Societal awareness of transgender individuals has led to increased acceptance and demand for sex-confirming surgery. In female to male transsexuals, the most common procedure is removal of breast tissue to masculinize the chest.Methods
Eighty-eight transgender patients underwent either a subcutaneous nipple-sparing mastectomy (NSM) with or without a periareolar mastopexy or nipple reduction, or bilateral mastectomies with free nipple grafts (MFNG) with or without nipple reduction. Surgical techniques are discussed. Demographic data, use of testosterone, specimen weights, rates of wound dehiscence, infection, hematoma, hypertrophic scars, nipple loss, and revision surgery were all assessed.Results
Of the 88 patients in the study, 40 underwent NSM and 48 underwent MFNG. Patients undergoing NSM were 4.1 times more likely to have a hematoma compared with patients undergoing MFNG (P <0.05). Mastectomy weight was not correlated with the occurrence of hematoma (P >0.80). Only 1 patient who underwent NSM required revision, whereas 5 patients in the MFNG patient population underwent revision. Patients were more likely to have hypertrophic scarring with the MFNG technique (0% vs 25%, P < 0.01) There were no infections, no wound dehiscence, and no nipple loss in any patient. Eighty-three percent of the patients who responded to a satisfaction survey (57/88) were very satisfied with their result, and 100% would recommend this procedure to other transgender individuals.Conclusions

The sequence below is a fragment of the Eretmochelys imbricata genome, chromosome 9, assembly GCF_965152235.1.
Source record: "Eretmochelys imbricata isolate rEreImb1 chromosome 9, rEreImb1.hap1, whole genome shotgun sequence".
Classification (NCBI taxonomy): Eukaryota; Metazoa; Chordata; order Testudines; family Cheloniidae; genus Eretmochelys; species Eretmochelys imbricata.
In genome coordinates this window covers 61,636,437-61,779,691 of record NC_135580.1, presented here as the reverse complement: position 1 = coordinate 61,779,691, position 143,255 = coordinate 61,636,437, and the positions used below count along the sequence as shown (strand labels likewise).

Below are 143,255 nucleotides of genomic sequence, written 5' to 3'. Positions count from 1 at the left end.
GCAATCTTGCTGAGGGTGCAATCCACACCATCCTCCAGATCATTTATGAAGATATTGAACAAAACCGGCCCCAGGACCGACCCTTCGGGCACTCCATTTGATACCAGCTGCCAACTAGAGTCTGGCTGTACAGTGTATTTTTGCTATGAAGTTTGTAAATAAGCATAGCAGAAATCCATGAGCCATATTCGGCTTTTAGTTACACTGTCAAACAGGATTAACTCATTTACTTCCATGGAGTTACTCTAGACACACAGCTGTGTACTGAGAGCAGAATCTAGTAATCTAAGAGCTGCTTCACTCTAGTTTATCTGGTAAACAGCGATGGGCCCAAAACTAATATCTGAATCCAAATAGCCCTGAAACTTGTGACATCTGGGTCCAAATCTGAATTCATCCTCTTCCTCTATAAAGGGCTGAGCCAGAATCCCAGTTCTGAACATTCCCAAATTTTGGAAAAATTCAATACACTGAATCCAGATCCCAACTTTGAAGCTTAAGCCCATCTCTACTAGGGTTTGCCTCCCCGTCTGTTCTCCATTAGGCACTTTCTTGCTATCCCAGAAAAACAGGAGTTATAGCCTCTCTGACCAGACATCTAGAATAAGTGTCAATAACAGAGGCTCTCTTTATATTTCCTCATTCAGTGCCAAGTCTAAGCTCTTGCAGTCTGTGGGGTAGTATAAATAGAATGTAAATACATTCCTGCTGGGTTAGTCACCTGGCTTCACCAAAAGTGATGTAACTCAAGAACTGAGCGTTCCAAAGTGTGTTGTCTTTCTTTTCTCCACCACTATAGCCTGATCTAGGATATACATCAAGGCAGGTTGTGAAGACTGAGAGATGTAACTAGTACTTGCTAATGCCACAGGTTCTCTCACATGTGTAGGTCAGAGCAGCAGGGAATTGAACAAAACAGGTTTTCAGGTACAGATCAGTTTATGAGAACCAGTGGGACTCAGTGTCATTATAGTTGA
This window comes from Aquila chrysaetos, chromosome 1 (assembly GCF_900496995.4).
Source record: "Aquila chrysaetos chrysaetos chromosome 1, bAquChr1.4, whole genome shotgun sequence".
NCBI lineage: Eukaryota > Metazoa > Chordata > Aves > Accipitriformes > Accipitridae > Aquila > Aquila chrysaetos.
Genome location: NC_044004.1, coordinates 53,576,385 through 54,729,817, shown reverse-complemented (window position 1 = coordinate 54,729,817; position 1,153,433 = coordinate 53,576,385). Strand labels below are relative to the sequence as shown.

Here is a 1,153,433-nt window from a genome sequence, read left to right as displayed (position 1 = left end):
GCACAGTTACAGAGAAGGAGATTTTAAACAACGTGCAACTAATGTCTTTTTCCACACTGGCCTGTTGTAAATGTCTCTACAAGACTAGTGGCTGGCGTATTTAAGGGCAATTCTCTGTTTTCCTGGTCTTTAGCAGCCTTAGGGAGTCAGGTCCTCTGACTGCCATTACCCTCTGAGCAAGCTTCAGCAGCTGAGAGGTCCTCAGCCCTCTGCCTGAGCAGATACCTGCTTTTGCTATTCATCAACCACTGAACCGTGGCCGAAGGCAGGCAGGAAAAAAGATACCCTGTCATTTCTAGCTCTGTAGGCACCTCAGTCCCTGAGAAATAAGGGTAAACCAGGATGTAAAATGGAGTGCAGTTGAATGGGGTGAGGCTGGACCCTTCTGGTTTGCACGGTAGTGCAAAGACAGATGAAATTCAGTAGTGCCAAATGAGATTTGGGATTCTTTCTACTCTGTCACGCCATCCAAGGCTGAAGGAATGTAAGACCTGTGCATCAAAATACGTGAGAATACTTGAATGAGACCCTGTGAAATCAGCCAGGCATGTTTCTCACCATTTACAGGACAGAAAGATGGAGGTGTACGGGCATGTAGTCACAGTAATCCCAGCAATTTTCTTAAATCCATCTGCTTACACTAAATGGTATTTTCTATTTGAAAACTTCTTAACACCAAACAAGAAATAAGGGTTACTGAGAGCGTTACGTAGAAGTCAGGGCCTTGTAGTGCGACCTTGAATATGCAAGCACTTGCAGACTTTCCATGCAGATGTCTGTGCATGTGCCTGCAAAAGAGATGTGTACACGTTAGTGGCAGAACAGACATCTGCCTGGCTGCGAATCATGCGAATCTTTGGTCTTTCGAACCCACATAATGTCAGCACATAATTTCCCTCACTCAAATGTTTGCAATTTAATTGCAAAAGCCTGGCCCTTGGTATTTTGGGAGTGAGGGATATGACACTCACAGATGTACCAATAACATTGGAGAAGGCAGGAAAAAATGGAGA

Female to male transgender mastectomy can be performed with low complication rates and high satisfaction. Nipple-sparing mastectomy were more likely to have a hematoma than patients undergoing MFNG.